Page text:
Torre Stabeler

Hayley Ashburn

Torre Winkler



Torre Delago

In this respect the present is much wiser: Everybody knows that women draw their lines through the walls as well as men do.

“I was really intimidated by the exposure. There was ice and snow everywhere I had nothing to hold on to visually and I could hardly stand up. Plus, it was terribly cold.“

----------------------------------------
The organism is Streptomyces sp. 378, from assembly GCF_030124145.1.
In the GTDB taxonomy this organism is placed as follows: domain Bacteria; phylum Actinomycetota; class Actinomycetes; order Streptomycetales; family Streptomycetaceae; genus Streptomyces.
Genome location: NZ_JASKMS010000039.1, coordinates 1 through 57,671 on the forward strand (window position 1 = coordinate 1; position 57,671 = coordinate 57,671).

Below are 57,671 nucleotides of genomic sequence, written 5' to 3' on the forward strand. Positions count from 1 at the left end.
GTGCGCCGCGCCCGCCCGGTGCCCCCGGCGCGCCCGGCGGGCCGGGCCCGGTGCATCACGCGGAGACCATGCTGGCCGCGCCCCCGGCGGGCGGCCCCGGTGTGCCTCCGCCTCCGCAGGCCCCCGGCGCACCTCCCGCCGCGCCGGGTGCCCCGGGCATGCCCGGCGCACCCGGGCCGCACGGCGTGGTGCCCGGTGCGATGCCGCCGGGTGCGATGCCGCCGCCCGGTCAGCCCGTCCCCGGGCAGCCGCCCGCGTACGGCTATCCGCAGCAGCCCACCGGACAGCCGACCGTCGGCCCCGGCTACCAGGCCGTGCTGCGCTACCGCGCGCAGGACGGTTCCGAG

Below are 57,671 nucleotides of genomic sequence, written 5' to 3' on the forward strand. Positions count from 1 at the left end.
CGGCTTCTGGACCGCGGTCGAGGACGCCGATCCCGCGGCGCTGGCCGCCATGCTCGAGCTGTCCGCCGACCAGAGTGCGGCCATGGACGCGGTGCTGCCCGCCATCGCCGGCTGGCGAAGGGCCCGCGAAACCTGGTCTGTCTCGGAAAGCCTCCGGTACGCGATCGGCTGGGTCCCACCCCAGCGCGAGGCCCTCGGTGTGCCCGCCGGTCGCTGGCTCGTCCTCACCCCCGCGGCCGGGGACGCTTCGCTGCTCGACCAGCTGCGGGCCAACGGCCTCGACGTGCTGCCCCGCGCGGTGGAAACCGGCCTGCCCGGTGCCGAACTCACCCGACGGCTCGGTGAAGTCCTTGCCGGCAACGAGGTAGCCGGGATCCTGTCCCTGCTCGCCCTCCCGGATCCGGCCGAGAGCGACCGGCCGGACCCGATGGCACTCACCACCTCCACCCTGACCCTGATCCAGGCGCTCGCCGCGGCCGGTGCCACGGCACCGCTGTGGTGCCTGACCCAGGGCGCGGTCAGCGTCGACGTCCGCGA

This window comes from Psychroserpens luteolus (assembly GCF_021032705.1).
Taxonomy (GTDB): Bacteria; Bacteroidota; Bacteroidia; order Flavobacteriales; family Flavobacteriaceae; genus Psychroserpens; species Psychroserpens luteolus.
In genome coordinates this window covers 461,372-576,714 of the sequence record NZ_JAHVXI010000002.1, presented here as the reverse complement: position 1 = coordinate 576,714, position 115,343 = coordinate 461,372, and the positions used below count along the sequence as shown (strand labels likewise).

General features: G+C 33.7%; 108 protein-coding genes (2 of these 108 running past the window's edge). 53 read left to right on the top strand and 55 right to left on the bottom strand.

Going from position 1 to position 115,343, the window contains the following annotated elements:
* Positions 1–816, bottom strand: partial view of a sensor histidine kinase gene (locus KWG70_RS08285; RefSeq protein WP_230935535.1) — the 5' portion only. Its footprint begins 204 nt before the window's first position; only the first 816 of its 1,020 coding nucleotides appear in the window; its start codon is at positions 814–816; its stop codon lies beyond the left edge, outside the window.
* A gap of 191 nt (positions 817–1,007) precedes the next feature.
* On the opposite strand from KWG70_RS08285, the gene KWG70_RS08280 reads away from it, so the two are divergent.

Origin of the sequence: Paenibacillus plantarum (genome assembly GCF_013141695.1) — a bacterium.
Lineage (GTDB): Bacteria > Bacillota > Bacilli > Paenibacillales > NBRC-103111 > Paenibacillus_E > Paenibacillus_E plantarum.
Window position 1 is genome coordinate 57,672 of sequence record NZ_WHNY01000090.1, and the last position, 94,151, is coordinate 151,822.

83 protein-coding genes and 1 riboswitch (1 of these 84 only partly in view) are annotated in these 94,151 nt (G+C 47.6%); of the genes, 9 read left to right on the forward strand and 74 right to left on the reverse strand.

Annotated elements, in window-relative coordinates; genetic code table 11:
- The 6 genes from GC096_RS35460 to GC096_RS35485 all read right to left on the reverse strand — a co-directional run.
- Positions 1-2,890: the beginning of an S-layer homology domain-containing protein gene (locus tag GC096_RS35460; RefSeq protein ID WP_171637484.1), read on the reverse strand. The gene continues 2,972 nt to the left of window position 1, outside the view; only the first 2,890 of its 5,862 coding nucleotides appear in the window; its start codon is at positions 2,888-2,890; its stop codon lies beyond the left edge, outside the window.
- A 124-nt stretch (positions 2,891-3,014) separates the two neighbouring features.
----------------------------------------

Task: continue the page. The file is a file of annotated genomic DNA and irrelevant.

The first part of “Project Vajolet“ was by far the most comfortable: the cable-car ride from Vigo di Fassa to the summit station, Bosch de Larjes (2,100m). Passing by the Rifugio Gardacia (1,950m) after a small descent the next goal was the Vajolet hut at 2,243 metres. From there a steep ascent led to the Gartl hut (2,621m). But instead of a warm snug interior only a cold room was waiting. On top of that its entrance was buried somewhere under the snow. But where, exactly? Here? Are you sure? The girls grabbed their shovels and started to dig. Shovelling through three metres of snow takes a bit, but at least the girls were heated up when they found the entrance half an hour later. Soon the stoves were running and after the soup was finished they crawled into their sleeping bags. Recovery was necessary because the next days were going to be tough. All the gear was brought up to the summits and the lines were rigged while everyone suffered from the cold, but the hardest part was to gain control over the lines during the first attempts to walk them. Breaks were rare because the days were still short. Every hour of light was precious. Sure, it was tough, but everyone agreed that the most important factor during these strenuous days was the team: “Getting together was a really great experience for us all. We all had things to teach and learn from each other. It’s a great atmosphere with four knowledgeable, fun-loving, humble girls all ready to make this project happen,“ says Jill. Jill and Hayley provided their knowledge about slacklining and rigging and when it came to skiing and climbing, Julia and Lisi contributed their experience. “The Vajolet Project was so versatile and there were a lot of things where I was definitely not an expert. It was really good that Julia and Lisi were there. I learned a lot,” says Hayley. “And it was great that we could rely on them,” adds Jill. The vibes were good. Walking the 12-metre line between Torre Delago and Torre Stabeler was merely a matter of maintaining good form. Next up was “the big one,“ the 50-metre highline from Torre Delago to Torre Stabeler. A length factor of 4,1666 is quite a lot. Nevertheless the numbers fail to do justice to the length. Up here every step means a battle against the fierce wind, which always threatens a loss of either balance or concentration. The longer the line, the heavier and harder to control it becomes. Each and every step farther becomes a personal victory over the impossible. The first attempts were the hardest, says Hayley: “I was really intimidated by the exposure. There was ice and snow everywhere I had